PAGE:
X-66A: The Future of Air Travel?

Oct 2, 2023

X-66A: The Future of Air Travel?

As humanity pushes towards zero carbon emissions, many obstacles stand in the way. These obstacles pertain to many things, from energy production, land use, industries, and of course, transportation.

The air industry produces around 2.5% of all CO2 emissions every year. Which doesn't sound like a lot. However, while it may not be the biggest polluter, its one of the fastest growing sources of pollution. In 2050, when many nations want to achieve zero carbon emissions, the aviation industry is going to double in passenger volume. In fact, since 2013-2019, the amount of CO2 put into the atmosphere via air travel, grew by nearly 30%. In six years, air travel went from outputting 641 million metric tons (707 million tons) to 834 million metric tons (920 million tons) of CO2.

As air travel plays an important role in both nations economies and the connection between people around the globe, simply reducing our use of planes, is not going to happen. So, what can be done?

New Technology, Better Planes

Air travel is going to continue its growth and expansion, for at least the foreseeable future. This means, that new technology needs to be implemented into the air industry, if we ever want humanity to reach zero carbon emissions.

As of now, alternative fuels that have little to no emissions, such as Hydrogen fuel cells, are still in the early phases of design and testing. More funding and research should be poured into alternative fuels for ships and aircraft alike.

While changing the type of fuel airlines use is a very important step, increasing fuel efficiency is another important piece of the puzzle. Even when planes are eventually running on little to no emission fuels, having fuel efficient and streamlined designs are still important.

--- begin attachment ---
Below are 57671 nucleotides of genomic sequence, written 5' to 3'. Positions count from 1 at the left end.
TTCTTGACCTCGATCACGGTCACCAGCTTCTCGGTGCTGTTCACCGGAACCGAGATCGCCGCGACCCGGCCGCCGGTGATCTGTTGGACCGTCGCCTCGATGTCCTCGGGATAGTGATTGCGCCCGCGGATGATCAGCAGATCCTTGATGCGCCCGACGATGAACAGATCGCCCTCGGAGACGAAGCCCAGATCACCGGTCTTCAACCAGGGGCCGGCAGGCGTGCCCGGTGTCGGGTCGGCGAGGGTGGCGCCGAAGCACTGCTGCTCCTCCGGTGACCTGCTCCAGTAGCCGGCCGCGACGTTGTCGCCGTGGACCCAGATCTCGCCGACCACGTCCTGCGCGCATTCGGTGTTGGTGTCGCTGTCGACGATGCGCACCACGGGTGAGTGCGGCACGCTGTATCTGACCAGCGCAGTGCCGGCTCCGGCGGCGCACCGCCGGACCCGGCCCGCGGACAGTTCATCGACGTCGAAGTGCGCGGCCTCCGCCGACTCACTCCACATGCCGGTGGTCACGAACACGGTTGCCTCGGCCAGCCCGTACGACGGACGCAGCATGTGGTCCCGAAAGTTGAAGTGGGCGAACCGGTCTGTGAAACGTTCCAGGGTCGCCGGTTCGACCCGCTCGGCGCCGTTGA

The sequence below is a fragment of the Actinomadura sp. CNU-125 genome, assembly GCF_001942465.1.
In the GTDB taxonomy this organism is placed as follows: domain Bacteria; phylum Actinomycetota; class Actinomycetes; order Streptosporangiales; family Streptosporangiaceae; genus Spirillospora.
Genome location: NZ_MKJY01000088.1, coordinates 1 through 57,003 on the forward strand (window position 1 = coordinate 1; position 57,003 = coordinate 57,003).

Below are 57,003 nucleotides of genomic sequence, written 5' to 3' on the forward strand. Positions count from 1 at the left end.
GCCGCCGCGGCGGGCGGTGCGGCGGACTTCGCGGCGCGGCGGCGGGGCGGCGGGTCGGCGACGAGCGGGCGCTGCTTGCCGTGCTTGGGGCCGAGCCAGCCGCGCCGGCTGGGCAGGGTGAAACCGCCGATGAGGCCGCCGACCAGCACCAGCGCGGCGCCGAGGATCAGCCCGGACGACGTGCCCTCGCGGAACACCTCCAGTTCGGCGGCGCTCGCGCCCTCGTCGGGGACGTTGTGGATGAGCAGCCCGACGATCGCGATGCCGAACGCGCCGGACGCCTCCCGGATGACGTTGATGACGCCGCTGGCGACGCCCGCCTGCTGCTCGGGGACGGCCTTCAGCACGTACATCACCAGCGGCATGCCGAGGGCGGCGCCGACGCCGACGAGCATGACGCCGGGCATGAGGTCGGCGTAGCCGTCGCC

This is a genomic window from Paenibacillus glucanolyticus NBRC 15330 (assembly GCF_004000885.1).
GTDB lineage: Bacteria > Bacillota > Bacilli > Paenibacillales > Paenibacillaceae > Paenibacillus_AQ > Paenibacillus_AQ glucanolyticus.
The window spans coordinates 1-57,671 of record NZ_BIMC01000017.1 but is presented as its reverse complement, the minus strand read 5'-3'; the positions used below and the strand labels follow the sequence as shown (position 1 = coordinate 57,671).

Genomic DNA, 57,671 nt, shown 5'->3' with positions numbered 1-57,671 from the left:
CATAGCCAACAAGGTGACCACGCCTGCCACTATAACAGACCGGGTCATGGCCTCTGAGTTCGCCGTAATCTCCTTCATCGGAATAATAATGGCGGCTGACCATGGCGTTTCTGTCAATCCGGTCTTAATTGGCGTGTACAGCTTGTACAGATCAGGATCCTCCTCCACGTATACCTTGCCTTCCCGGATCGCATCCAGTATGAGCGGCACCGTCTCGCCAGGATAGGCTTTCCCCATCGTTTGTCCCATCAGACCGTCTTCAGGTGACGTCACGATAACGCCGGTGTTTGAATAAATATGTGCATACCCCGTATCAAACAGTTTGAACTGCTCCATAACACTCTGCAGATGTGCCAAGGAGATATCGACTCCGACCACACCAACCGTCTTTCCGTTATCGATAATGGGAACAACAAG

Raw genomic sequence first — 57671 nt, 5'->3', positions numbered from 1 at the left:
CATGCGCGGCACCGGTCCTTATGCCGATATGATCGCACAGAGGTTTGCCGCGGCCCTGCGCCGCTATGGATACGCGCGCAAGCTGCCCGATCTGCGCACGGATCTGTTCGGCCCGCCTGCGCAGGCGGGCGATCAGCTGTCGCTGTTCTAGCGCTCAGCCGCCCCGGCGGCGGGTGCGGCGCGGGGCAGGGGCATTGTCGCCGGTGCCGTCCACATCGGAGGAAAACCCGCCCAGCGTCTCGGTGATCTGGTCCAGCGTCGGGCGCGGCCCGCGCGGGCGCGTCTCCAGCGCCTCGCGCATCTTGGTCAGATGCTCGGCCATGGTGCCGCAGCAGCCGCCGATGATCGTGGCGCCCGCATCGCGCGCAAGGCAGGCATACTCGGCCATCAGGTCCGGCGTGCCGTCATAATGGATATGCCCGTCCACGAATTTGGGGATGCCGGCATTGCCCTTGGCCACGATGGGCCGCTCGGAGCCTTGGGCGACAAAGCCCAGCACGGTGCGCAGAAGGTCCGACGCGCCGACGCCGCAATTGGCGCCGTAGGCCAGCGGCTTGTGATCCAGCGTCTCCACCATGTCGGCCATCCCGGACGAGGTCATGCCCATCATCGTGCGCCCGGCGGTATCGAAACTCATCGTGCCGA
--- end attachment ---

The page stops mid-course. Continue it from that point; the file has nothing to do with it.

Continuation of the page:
The TTBW and how it may help

The "Transonic Truss Braced Wing"  is a proposed architectural design change, that could increase fuel efficiency. The TTBW, helps support the wings, meaning the wings themselves can be thinner. This reduces drag, which reduces fuel consumption. NASA expects the TTBW concept to reduce fuel consumption by "up to 10 percent." While that may not sound like a lot, the TTBW, mixed with advances in propulsion technology and materials, could make aircraft up to 30% more fuel efficient.

Render of two planes using the TTBW design ©Boeing

This streamlined wing design, will primarily be used on single aisle aircraft, such as the MD-90. The MD-90 is a single aisle aircraft, which is one of the most common aircraft flown by airlines. Since, single aisle aircraft are operated by nearly every airline on the planet, advances in fuel efficiency can have major impact on a global scale. So, testing the TTBW on single aisle aircraft, like the MD-90 is important.

As air travel continues to grow, researching and developing new technology to streamline efficient designs, is important. The Transonic Truss Braced Wing seems like a right step towards more efficient aircraft.

However, until real world testing is complete, we won't know how well the TTBW design fairs.

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